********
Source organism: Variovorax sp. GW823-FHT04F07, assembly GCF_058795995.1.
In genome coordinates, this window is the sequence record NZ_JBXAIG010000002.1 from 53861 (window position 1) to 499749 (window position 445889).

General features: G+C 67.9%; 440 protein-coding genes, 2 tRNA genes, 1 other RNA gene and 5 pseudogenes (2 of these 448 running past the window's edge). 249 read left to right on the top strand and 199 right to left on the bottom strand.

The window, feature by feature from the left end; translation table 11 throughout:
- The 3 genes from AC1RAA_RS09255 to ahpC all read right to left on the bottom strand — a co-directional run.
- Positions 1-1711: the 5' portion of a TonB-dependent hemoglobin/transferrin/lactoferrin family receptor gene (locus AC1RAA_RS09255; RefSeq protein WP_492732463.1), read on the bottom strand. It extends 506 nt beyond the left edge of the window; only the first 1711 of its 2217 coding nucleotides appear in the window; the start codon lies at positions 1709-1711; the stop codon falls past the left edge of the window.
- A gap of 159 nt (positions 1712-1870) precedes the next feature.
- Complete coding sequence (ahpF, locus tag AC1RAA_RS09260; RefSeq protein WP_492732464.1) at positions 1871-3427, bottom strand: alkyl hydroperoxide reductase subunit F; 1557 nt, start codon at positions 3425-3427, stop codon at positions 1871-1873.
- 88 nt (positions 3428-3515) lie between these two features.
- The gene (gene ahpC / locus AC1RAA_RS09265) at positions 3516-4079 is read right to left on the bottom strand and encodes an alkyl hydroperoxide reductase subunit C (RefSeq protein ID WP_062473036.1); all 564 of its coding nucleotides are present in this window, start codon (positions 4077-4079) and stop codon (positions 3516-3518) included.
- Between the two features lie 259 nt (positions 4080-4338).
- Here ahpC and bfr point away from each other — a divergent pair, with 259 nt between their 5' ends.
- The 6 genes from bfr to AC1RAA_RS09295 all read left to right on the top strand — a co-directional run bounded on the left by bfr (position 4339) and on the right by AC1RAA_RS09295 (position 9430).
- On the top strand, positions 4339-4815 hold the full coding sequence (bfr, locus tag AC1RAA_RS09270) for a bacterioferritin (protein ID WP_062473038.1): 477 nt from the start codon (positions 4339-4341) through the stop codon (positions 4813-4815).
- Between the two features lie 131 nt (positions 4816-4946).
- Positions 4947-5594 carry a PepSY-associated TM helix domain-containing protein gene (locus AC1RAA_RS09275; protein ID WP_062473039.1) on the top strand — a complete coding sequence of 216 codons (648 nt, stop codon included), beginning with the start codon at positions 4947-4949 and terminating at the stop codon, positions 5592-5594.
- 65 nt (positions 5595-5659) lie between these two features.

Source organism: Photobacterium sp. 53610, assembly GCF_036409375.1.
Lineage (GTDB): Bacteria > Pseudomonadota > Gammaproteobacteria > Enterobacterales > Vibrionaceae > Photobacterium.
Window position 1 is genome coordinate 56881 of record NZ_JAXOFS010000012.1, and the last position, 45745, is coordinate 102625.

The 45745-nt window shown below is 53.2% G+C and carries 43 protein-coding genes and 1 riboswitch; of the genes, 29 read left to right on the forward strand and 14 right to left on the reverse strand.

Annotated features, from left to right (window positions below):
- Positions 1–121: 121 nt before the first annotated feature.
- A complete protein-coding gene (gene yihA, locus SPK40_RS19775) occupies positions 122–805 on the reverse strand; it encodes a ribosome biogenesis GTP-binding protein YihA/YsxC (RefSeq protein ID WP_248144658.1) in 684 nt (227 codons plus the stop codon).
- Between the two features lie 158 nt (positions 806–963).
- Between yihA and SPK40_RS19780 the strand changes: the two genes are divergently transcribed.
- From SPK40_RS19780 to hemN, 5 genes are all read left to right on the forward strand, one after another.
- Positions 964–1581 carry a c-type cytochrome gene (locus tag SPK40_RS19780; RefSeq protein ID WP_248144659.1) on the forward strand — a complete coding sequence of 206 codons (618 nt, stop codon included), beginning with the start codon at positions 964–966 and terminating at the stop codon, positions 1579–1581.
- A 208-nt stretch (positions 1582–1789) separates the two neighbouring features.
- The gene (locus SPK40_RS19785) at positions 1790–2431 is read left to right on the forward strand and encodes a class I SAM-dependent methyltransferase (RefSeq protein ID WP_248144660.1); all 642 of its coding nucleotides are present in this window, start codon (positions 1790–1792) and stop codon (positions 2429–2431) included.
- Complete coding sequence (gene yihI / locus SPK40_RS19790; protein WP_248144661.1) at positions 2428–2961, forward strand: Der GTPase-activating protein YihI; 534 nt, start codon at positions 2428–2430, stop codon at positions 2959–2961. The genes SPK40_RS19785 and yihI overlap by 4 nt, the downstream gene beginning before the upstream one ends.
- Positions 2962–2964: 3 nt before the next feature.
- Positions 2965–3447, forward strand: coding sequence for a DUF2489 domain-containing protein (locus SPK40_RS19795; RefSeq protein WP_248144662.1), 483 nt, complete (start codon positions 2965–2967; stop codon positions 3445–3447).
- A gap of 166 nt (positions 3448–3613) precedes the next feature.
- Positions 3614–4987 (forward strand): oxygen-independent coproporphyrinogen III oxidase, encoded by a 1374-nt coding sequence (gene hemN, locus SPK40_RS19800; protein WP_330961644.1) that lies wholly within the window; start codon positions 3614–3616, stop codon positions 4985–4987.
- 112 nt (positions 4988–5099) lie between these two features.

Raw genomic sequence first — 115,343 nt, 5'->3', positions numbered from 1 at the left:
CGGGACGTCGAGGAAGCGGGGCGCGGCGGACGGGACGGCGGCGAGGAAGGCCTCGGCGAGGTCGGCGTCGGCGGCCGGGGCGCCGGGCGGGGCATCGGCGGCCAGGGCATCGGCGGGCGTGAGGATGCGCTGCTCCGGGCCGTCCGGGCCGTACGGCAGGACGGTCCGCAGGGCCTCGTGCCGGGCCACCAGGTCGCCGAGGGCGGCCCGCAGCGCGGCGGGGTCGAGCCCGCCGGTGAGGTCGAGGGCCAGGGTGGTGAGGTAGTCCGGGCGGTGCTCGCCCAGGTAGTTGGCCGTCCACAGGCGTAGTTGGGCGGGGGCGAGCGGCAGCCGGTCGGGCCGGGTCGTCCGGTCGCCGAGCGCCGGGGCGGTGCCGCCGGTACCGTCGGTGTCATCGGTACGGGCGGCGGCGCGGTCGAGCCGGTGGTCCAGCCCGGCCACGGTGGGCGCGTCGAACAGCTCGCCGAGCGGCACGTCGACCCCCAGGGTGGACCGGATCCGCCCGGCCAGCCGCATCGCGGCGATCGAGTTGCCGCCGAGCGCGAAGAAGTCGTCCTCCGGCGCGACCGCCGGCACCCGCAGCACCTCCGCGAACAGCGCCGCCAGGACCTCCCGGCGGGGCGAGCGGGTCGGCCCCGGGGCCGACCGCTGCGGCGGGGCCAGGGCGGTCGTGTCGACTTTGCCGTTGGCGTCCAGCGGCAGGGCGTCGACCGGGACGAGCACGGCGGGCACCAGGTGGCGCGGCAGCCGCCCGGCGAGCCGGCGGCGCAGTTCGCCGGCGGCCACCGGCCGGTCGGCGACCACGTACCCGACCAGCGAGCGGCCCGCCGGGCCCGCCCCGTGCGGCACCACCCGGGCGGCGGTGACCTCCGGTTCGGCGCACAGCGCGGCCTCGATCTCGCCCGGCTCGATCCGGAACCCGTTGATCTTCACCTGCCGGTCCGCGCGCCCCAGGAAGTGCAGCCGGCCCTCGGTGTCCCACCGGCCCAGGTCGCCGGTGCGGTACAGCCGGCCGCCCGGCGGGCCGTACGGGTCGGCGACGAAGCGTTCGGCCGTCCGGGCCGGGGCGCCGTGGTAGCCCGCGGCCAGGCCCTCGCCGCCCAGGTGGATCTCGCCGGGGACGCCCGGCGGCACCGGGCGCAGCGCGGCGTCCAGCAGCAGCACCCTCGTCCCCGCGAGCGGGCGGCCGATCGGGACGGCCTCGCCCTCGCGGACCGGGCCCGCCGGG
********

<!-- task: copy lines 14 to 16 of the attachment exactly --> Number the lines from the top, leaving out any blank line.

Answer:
- On the top strand, positions 4339-4815 hold the full coding sequence (bfr, locus tag AC1RAA_RS09270) for a bacterioferritin (protein ID WP_062473038.1): 477 nt from the start codon (positions 4339-4341) through the stop codon (positions 4813-4815).
- Between the two features lie 131 nt (positions 4816-4946).
- Positions 4947-5594 carry a PepSY-associated TM helix domain-containing protein gene (locus AC1RAA_RS09275; protein ID WP_062473039.1) on the top strand — a complete coding sequence of 216 codons (648 nt, stop codon included), beginning with the start codon at positions 4947-4949 and terminating at the stop codon, positions 5592-5594.